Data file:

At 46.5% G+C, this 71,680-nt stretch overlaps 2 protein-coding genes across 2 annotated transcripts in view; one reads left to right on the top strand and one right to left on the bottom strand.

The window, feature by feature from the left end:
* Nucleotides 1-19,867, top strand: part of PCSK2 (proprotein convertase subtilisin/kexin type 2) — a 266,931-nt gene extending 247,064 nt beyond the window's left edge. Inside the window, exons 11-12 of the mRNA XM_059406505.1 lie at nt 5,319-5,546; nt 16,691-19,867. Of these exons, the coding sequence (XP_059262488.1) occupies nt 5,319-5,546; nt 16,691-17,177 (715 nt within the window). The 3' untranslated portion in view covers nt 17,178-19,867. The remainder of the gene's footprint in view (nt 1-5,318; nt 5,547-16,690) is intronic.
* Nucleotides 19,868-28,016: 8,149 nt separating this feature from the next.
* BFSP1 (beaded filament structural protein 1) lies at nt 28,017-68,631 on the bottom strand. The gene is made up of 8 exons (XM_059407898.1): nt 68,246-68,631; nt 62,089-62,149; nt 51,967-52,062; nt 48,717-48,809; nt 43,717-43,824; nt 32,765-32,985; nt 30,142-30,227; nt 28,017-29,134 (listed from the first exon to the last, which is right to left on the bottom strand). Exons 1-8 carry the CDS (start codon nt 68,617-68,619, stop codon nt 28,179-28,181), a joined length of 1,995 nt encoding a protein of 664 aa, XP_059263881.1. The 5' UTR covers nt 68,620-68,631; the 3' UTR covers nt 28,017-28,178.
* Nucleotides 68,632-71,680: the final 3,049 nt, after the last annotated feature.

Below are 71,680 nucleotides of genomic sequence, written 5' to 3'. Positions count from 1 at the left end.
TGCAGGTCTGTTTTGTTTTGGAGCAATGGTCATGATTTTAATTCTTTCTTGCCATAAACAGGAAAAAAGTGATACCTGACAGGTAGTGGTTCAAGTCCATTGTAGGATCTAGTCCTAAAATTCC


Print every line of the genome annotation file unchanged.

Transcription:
At 46.5% G+C, this 71,680-nt stretch overlaps 2 protein-coding genes across 2 annotated transcripts in view; one reads left to right on the top strand and one right to left on the bottom strand.

The window, feature by feature from the left end:
* Nucleotides 1-19,867, top strand: part of PCSK2 (proprotein convertase subtilisin/kexin type 2) — a 266,931-nt gene extending 247,064 nt beyond the window's left edge. Inside the window, exons 11-12 of the mRNA XM_059406505.1 lie at nt 5,319-5,546; nt 16,691-19,867. Of these exons, the coding sequence (XP_059262488.1) occupies nt 5,319-5,546; nt 16,691-17,177 (715 nt within the window). The 3' untranslated portion in view covers nt 17,178-19,867. The remainder of the gene's footprint in view (nt 1-5,318; nt 5,547-16,690) is intronic.
* Nucleotides 19,868-28,016: 8,149 nt separating this feature from the next.
* BFSP1 (beaded filament structural protein 1) lies at nt 28,017-68,631 on the bottom strand. The gene is made up of 8 exons (XM_059407898.1): nt 68,246-68,631; nt 62,089-62,149; nt 51,967-52,062; nt 48,717-48,809; nt 43,717-43,824; nt 32,765-32,985; nt 30,142-30,227; nt 28,017-29,134 (listed from the first exon to the last, which is right to left on the bottom strand). Exons 1-8 carry the CDS (start codon nt 68,617-68,619, stop codon nt 28,179-28,181), a joined length of 1,995 nt encoding a protein of 664 aa, XP_059263881.1. The 5' UTR covers nt 68,620-68,631; the 3' UTR covers nt 28,017-28,178.
* Nucleotides 68,632-71,680: the final 3,049 nt, after the last annotated feature.

Below are 71,680 nucleotides of genomic sequence, written 5' to 3'. Positions count from 1 at the left end.
TGCAGGTCTGTTTTGTTTTGGAGCAATGGTCATGATTTTAATTCTTTCTTGCCATAAACAGGAAAAAAGTGATACCTGACAGGTAGTGGTTCAAGTCCATTGTAGGATCTAGTCCTAAAATTCC